Since that move, however, Ramsey has seen his stock as one of the brightest young lights in European football dim somewhat.
Now, when the future stars in midfield are named, his name is rarely among them.
To say his career has stagnated at 21 would be harsh indeed.
It is fair to say that his future prospects have been reevaluated. What had once been lofty heights has been lowered somewhat.
That is not all his fault. Ramsey missed almost eight months from February to October 2010 of what would have been a crucial stage in his development after suffering that horrifying double leg break against Stoke City.
It would have been enough of a set-back to knock most of us down for good. But by the end of that year, Ramsey was back training, and eventually playing on loan deals with Nottingham Forest and Cardiff City.
He wasn't at the top of his game during the 2010-11 season—after all, how could he have been?—but he did have some highlights.
Big things were expected ahead of this season.
Ramsey was going to be healthy, and he was going to be needed to alleviate the blow of the losses of midfield mainstays Cesc Fabregas and Samir Nasri.
The season started off well enough, but his performances never served to fully captivate. In many ways, he still looked somewhat off the pace, as if he were still reintegrating himself into the pace and furor of EPL football.
There were passes that didn't come off right, and there were bits of footwork that fell flat.
Essentially, when Arsenal needed a fulcrum in the middle of the park, Ramsey floundered instead.
That's not to say he hasn't had his highlights—the winner against Olympique de Marseille was essential for securing qualification for Arsenal in the last 16 of the Champions League, but they have been too infrequent.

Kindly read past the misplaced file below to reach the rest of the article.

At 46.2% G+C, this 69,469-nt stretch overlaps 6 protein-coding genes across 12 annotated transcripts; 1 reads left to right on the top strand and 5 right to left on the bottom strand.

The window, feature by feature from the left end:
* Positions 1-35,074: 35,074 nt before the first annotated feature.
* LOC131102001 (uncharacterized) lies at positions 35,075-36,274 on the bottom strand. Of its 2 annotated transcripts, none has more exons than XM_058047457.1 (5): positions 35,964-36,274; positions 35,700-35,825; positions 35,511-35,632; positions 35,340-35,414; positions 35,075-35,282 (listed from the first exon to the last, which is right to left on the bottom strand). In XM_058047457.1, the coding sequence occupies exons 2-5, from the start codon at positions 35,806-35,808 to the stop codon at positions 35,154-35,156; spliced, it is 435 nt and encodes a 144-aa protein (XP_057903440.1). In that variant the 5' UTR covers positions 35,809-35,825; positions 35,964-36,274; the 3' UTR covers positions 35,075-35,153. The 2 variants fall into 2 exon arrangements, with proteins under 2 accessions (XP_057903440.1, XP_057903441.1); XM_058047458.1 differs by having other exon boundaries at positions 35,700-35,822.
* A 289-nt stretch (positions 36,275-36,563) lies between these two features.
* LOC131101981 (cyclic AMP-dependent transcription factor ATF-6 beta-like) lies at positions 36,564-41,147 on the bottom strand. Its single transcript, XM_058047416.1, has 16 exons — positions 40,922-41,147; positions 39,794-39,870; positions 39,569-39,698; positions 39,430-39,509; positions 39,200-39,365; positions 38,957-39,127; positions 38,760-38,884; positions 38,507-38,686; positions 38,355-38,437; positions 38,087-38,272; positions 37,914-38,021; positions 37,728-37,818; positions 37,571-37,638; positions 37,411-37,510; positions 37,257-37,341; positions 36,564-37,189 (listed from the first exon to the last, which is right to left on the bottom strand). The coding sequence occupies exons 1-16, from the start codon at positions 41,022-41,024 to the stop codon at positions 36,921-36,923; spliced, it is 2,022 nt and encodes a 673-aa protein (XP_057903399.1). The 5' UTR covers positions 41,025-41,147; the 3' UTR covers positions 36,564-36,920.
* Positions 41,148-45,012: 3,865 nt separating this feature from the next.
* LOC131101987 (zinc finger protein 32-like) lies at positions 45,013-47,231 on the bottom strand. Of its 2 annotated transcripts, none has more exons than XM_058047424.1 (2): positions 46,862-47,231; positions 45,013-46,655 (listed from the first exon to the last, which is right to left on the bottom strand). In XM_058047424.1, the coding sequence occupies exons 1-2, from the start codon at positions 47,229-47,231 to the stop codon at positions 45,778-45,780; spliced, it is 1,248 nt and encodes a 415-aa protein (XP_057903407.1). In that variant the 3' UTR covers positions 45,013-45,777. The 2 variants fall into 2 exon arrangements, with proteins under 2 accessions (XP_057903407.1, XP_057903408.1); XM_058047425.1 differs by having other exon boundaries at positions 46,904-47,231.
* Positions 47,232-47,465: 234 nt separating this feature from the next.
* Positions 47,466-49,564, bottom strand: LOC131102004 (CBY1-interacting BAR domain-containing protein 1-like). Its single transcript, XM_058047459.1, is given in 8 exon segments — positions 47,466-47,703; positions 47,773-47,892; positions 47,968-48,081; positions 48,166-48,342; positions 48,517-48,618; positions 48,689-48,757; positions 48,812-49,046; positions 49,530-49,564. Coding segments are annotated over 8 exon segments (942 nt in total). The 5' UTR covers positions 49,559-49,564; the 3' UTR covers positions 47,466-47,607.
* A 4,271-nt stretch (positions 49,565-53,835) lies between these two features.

And that has been insufficient. In 21 league matches this season, Ramsey has two goals and four assists, and about 50 failed attempts at intricate trickery that would make Cristiano Ronaldo blush.
Somewhere along the line, the starlet who supplied bountiful efficiency and little wasted movement was lost. The Ramsey we see today, who scuffs half-volleys (like we saw against Everton), fails to finish passing movements, and can't complete dribbles surfaced.
He was a step slow into challenges. A stark contrast to the image of Tomas Rosicky sliding in with that sweeping motion he displays so uncannily to win the ball back with impressive frequency.
If Ramsey wants to keep getting starts for Arsenal, he will have to do much better.
Rosicky, who started on the left wing against Everton (but drifted into a more comfortable central position whenever he got the chance), will likely reassume that attacking midfield role next time when Alex Oxlade-Chamberlain starts.
Rosicky has simply been better than Ramsey. His passing has been more precise, his movement more calculated, his drive more complete. There's a reason Wenger rewarded him with a new contract at 31. He deserved it.
There are nine games left in the season for Ramsey to reassert himself. Can he do it?
The ball's in his proverbial court.